Sunday Bloody Sunday stars Murray Head (brother of Anthony) as a young, bisexual artist named Bob Elkin, and his relationships with both a female professional (Glenda Jackson), and a male, Jewish doctor (Peter Finch). From Midnight Cowboy director John Schlesinger, the most interesting element of the story is the fact that both of his lovers are aware of each other, and accept their love triangle for fear of losing the man who helps them escape the difficulties of their own lives.
Starring Liam Neeson, this is the biopic of Alfred Kinsey, who developed the Kinsey scale of sexuality. Kinsey’s research was the first to show that sexuality is fluid, and this film, while only a modest box-office success, was critically loved for bringing such an important aspect of human sexuality to life on screen. Neeson, and Oscar nominee Laura Linney, are both stunning.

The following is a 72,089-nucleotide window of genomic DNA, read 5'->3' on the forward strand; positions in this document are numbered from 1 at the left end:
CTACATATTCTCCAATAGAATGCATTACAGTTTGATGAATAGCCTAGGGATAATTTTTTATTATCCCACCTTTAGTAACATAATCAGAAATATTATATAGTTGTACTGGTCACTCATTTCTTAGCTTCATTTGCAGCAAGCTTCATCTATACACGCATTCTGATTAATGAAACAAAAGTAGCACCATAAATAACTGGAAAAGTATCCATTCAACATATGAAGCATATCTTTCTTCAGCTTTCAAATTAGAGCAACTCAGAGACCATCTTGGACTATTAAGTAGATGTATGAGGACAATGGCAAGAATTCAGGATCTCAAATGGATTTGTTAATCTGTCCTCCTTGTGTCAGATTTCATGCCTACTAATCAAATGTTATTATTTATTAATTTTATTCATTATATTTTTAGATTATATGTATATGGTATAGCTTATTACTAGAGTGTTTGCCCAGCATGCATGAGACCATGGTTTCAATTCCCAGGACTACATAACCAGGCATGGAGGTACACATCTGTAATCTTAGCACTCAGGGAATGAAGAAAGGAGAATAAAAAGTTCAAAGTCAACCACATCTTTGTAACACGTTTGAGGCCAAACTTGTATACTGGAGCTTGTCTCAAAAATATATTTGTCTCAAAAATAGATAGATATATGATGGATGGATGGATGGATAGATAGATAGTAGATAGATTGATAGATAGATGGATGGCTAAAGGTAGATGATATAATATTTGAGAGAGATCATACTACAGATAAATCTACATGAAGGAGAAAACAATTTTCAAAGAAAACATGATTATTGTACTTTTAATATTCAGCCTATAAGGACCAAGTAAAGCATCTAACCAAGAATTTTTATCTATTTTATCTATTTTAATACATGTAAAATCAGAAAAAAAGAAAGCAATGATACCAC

Henry and June, notable for being the only Oscar-nominated film to receive an NC-17 rating, is the biographical story of French author Anais Nin, and her relationships with a married couple, Henry and June Miller. An aid, unsatisfied with her marriage to Hugh, has an affair with Henry (around the time he was writing Tropic of Cancer) while also pursuing June. Starring Uma Thurman, Fred Ward, Richard E Grant, and Maria de Medeiros as Nin, Henry and June is both sensual and sexual.
Frida is the biopic of surrealist painter Frida Kahlo, played by Salma Hayek in an Oscar-nominated turn. Facing a difficult relationship with Diego Rivera (Alfred Molina), the pair engage in a series of affairs, with bisexual Frida sleeping with both men and women, at one point even sleeping with the same woman as Rivera. Also focusing on Frida's communism and relationship with Leon Trotsky, Frida is a vivid, larger-than-life biopic reflecting her own personality and work.